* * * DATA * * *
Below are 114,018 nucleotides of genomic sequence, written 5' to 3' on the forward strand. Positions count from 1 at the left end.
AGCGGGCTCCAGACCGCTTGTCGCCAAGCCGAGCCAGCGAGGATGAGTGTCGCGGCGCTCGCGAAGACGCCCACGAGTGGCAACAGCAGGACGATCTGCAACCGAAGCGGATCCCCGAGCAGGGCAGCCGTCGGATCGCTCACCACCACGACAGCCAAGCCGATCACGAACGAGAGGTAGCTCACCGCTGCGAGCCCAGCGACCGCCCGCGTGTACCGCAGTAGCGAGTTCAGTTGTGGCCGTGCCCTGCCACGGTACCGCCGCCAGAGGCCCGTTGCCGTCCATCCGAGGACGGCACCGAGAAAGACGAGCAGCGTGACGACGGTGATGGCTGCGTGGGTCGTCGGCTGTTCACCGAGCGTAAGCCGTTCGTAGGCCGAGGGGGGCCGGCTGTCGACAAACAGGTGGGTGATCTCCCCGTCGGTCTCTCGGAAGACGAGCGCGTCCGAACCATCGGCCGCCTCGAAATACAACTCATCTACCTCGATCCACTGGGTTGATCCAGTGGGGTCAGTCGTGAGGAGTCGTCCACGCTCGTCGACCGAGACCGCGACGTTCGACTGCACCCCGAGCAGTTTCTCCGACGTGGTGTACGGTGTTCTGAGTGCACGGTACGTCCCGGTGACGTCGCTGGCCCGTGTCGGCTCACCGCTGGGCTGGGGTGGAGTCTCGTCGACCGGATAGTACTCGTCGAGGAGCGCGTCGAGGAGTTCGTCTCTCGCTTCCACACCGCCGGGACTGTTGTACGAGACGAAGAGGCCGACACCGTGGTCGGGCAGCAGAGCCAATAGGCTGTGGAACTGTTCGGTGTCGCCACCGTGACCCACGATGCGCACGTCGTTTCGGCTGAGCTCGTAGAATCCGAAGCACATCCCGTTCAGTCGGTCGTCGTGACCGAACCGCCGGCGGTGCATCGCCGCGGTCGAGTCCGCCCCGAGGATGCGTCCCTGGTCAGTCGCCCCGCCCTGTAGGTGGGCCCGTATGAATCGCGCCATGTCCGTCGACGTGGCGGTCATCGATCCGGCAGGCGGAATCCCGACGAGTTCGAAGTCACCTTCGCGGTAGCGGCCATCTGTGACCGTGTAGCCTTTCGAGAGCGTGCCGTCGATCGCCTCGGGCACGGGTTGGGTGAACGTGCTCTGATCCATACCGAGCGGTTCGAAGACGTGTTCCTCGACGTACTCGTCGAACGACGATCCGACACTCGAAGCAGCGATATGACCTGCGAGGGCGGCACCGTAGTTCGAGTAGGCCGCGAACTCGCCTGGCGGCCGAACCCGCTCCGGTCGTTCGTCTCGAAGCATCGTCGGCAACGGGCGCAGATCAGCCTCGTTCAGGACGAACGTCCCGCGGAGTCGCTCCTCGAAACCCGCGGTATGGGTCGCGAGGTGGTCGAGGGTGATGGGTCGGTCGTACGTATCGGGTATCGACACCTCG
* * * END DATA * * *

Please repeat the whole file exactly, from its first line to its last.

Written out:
Below are 114,018 nucleotides of genomic sequence, written 5' to 3' on the forward strand. Positions count from 1 at the left end.
AGCGGGCTCCAGACCGCTTGTCGCCAAGCCGAGCCAGCGAGGATGAGTGTCGCGGCGCTCGCGAAGACGCCCACGAGTGGCAACAGCAGGACGATCTGCAACCGAAGCGGATCCCCGAGCAGGGCAGCCGTCGGATCGCTCACCACCACGACAGCCAAGCCGATCACGAACGAGAGGTAGCTCACCGCTGCGAGCCCAGCGACCGCCCGCGTGTACCGCAGTAGCGAGTTCAGTTGTGGCCGTGCCCTGCCACGGTACCGCCGCCAGAGGCCCGTTGCCGTCCATCCGAGGACGGCACCGAGAAAGACGAGCAGCGTGACGACGGTGATGGCTGCGTGGGTCGTCGGCTGTTCACCGAGCGTAAGCCGTTCGTAGGCCGAGGGGGGCCGGCTGTCGACAAACAGGTGGGTGATCTCCCCGTCGGTCTCTCGGAAGACGAGCGCGTCCGAACCATCGGCCGCCTCGAAATACAACTCATCTACCTCGATCCACTGGGTTGATCCAGTGGGGTCAGTCGTGAGGAGTCGTCCACGCTCGTCGACCGAGACCGCGACGTTCGACTGCACCCCGAGCAGTTTCTCCGACGTGGTGTACGGTGTTCTGAGTGCACGGTACGTCCCGGTGACGTCGCTGGCCCGTGTCGGCTCACCGCTGGGCTGGGGTGGAGTCTCGTCGACCGGATAGTACTCGTCGAGGAGCGCGTCGAGGAGTTCGTCTCTCGCTTCCACACCGCCGGGACTGTTGTACGAGACGAAGAGGCCGACACCGTGGTCGGGCAGCAGAGCCAATAGGCTGTGGAACTGTTCGGTGTCGCCACCGTGACCCACGATGCGCACGTCGTTTCGGCTGAGCTCGTAGAATCCGAAGCACATCCCGTTCAGTCGGTCGTCGTGACCGAACCGCCGGCGGTGCATCGCCGCGGTCGAGTCCGCCCCGAGGATGCGTCCCTGGTCAGTCGCCCCGCCCTGTAGGTGGGCCCGTATGAATCGCGCCATGTCCGTCGACGTGGCGGTCATCGATCCGGCAGGCGGAATCCCGACGAGTTCGAAGTCACCTTCGCGGTAGCGGCCATCTGTGACCGTGTAGCCTTTCGAGAGCGTGCCGTCGATCGCCTCGGGCACGGGTTGGGTGAACGTGCTCTGATCCATACCGAGCGGTTCGAAGACGTGTTCCTCGACGTACTCGTCGAACGACGATCCGACACTCGAAGCAGCGATATGACCTGCGAGGGCGGCACCGTAGTTCGAGTAGGCCGCGAACTCGCCTGGCGGCCGAACCCGCTCCGGTCGTTCGTCTCGAAGCATCGTCGGCAACGGGCGCAGATCAGCCTCGTTCAGGACGAACGTCCCGCGGAGTCGCTCCTCGAAACCCGCGGTATGGGTCGCGAGGTGGTCGAGGGTGATGGGTCGGTCGTACGTATCGGGTATCGACACCTCG